A familiar yet effective melody
Paul Andrew Williams (United Kingdom, Gala Presentations)
Saturday, September 15, 6:00 p.m.
Visa Screening Room (Elgin) (189 Yonge Street)
Saturday, September 15, 8:00 p.m.
Roy Thomson Hall (60 Simcoe Street)
You have to hand it to the Brits: they have got the heart-warming charmer down to a veritable formula. In the vein of Waking Ned Devine and Calendar Girls, here we have another crowd-pleaser with all of the key ingredients in place—the only difference being that this one is a little heavier and more morbid.
Arthur (Terrence Stamp) is an obstinate man who spends his days caring for his wife Marion (Vanessa Redgrave), a recovering cancer survivor. She sings in a local seniors choir that will look familiar to anyone who has seen the superior documentary Young At Heart. The group is led by a comely schoolteacher (Gemma Arterton) intent on entering the colorful bunch into a competition by having them perform fun and unexpected numbers such as “Love Shack” and “Let’s Talk About Sex.” When Marion finally succumbs to the disease, Arthur is at a loss how to spend his time now that he has alienated his son (Christopher Eccleston), and reluctantly agrees to join the choir.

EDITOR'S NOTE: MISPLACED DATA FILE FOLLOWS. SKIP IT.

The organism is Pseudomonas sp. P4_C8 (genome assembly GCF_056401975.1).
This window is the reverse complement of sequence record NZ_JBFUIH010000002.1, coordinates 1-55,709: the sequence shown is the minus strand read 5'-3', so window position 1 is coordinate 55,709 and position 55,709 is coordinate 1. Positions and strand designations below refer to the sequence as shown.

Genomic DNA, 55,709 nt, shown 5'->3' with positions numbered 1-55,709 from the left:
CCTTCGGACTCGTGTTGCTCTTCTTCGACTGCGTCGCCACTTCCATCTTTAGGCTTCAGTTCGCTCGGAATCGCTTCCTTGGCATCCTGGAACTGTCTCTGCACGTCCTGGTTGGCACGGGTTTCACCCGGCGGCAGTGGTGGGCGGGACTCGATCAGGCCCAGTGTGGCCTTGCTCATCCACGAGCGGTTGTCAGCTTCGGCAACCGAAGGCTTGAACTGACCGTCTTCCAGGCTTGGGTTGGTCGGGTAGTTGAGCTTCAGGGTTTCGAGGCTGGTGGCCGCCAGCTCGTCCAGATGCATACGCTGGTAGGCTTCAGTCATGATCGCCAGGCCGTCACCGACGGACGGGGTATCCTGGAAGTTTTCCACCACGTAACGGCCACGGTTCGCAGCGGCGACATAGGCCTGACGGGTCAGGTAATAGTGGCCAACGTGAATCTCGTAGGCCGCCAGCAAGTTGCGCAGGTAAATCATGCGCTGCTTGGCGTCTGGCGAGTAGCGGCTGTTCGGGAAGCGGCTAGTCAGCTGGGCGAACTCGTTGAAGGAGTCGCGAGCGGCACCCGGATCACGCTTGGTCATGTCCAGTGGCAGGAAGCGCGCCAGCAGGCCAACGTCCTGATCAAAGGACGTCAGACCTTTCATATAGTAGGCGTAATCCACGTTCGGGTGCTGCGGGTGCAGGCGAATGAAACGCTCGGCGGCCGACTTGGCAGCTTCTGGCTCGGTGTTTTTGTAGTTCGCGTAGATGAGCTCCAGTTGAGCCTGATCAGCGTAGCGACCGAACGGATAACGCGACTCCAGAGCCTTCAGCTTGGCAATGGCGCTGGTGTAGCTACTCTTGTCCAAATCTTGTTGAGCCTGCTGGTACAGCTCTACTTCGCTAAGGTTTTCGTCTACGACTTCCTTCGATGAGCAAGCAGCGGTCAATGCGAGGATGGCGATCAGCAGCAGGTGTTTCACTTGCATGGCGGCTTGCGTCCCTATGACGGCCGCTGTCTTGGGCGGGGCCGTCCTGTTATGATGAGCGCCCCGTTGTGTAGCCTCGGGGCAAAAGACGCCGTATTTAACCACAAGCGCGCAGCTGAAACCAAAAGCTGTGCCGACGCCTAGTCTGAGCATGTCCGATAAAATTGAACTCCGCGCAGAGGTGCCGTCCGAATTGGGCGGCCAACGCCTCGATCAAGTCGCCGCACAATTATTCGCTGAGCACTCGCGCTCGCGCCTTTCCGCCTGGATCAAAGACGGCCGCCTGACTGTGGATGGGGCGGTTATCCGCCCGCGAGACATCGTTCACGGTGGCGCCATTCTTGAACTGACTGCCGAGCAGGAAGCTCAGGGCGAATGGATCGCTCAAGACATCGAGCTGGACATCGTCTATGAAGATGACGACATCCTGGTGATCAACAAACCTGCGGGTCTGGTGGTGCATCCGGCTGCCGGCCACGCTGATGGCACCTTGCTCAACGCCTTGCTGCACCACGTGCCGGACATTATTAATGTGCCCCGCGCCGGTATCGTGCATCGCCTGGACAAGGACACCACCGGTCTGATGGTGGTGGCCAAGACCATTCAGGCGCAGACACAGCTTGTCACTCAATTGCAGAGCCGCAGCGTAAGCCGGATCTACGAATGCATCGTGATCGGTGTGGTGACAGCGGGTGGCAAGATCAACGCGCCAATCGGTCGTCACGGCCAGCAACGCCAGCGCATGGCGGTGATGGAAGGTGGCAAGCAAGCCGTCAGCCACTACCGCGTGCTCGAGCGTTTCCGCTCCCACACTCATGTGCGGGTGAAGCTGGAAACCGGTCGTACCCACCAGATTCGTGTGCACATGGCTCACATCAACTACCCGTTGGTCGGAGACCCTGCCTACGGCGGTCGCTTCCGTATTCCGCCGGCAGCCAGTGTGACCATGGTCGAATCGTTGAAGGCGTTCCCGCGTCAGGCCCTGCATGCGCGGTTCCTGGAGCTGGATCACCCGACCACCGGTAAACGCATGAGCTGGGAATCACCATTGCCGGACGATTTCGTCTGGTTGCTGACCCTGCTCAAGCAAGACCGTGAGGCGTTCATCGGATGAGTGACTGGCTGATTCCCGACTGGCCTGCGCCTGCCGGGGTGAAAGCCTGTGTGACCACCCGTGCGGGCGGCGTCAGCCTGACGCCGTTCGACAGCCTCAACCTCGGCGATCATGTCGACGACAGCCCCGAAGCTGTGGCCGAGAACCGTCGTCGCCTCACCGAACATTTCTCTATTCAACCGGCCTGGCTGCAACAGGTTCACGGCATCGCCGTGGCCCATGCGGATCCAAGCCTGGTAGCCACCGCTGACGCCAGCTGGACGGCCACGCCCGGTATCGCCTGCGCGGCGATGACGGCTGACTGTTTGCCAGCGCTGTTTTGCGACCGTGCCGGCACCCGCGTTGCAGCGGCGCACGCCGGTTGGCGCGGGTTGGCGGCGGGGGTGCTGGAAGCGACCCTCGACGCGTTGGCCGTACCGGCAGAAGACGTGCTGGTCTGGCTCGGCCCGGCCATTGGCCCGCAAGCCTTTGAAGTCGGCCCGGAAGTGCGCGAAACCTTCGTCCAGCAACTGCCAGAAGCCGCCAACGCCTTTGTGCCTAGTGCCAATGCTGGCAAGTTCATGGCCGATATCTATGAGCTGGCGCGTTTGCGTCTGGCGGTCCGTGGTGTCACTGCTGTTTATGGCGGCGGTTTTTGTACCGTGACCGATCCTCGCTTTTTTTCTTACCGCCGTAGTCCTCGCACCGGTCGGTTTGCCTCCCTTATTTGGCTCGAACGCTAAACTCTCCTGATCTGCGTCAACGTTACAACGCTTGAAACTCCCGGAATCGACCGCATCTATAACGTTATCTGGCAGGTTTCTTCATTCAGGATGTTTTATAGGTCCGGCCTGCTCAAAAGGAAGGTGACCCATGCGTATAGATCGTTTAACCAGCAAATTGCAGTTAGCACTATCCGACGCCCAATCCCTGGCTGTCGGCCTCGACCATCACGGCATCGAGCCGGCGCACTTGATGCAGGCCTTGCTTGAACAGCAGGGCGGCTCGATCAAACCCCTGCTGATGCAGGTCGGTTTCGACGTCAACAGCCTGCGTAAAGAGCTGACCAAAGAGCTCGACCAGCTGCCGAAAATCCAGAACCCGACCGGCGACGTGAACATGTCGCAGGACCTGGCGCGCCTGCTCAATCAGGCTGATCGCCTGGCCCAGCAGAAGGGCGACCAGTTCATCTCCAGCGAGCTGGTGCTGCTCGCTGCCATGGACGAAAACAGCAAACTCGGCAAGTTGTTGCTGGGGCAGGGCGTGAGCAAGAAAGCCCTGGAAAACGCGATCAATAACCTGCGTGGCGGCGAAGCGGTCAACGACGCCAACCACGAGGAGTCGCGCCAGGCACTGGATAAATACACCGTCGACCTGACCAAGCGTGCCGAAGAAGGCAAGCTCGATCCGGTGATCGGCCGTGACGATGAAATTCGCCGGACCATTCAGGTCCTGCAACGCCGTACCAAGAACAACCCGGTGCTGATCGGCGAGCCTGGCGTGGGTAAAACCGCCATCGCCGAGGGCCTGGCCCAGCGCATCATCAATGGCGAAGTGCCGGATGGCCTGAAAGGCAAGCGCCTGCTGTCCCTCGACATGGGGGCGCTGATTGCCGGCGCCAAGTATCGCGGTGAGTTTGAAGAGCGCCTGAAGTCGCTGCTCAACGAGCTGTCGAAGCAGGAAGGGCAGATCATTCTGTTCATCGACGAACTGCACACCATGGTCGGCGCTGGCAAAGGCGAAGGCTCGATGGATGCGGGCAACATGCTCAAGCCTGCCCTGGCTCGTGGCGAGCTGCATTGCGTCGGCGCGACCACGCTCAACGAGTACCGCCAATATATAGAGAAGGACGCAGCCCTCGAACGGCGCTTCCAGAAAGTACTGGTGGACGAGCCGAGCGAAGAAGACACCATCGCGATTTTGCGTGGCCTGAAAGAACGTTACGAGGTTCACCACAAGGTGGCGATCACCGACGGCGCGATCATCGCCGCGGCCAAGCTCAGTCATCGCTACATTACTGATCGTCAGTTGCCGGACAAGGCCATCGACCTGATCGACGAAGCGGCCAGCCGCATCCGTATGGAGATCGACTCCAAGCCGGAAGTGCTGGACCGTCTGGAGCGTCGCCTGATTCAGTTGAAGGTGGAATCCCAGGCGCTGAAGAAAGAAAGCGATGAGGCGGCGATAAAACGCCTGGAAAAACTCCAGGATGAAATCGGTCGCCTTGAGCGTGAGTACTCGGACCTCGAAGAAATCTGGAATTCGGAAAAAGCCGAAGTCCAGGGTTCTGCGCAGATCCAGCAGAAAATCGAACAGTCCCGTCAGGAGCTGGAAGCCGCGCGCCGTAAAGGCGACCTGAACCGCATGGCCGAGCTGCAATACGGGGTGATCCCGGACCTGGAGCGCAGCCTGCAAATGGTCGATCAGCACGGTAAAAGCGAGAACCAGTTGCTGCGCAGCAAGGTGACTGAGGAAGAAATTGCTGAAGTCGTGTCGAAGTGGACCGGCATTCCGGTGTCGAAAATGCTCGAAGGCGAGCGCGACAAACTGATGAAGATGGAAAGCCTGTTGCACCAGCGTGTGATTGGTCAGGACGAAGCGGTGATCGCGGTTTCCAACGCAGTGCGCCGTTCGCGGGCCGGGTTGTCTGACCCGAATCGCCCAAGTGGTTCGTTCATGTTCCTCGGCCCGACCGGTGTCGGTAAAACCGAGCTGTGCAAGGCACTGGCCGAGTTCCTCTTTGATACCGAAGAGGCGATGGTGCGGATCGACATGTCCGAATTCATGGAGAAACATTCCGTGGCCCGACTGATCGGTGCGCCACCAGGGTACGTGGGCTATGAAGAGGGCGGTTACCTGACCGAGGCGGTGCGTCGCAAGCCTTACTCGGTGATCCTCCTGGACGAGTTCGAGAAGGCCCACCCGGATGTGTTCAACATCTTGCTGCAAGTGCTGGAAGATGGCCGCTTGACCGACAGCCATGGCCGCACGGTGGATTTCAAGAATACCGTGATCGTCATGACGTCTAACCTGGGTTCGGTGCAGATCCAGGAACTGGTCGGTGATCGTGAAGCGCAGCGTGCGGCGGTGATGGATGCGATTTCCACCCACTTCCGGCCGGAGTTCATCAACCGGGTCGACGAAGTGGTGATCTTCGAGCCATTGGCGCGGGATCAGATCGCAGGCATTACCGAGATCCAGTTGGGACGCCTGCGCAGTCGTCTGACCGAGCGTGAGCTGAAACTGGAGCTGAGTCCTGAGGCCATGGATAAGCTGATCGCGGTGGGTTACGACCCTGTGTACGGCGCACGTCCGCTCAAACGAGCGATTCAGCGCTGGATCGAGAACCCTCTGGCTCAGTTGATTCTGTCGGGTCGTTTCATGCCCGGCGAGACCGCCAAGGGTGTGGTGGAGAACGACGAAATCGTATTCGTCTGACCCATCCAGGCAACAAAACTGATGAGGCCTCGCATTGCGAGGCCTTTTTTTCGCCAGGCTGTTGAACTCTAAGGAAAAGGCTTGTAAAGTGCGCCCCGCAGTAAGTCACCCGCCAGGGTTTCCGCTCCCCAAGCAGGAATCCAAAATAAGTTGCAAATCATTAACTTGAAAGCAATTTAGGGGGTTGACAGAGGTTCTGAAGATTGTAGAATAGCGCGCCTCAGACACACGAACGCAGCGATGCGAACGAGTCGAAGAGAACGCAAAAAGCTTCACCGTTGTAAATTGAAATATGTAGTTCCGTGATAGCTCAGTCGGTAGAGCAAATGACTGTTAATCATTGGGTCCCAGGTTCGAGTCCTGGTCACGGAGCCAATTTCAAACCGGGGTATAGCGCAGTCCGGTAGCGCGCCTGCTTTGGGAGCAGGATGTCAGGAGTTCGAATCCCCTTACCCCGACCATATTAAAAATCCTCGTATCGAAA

The beats are all fairly familiar and the screenplay’s shameless manipulations are evident enough, but it all works in a way that good formulas often do when employed correctly. Stamp turns in another nice late-career performance that makes effective use of his taciturn demeanor and stoic face, while Arterton brings some zeal to an otherwise underwritten role. It may not be re-inventing the wheel, but if it ain’t broke…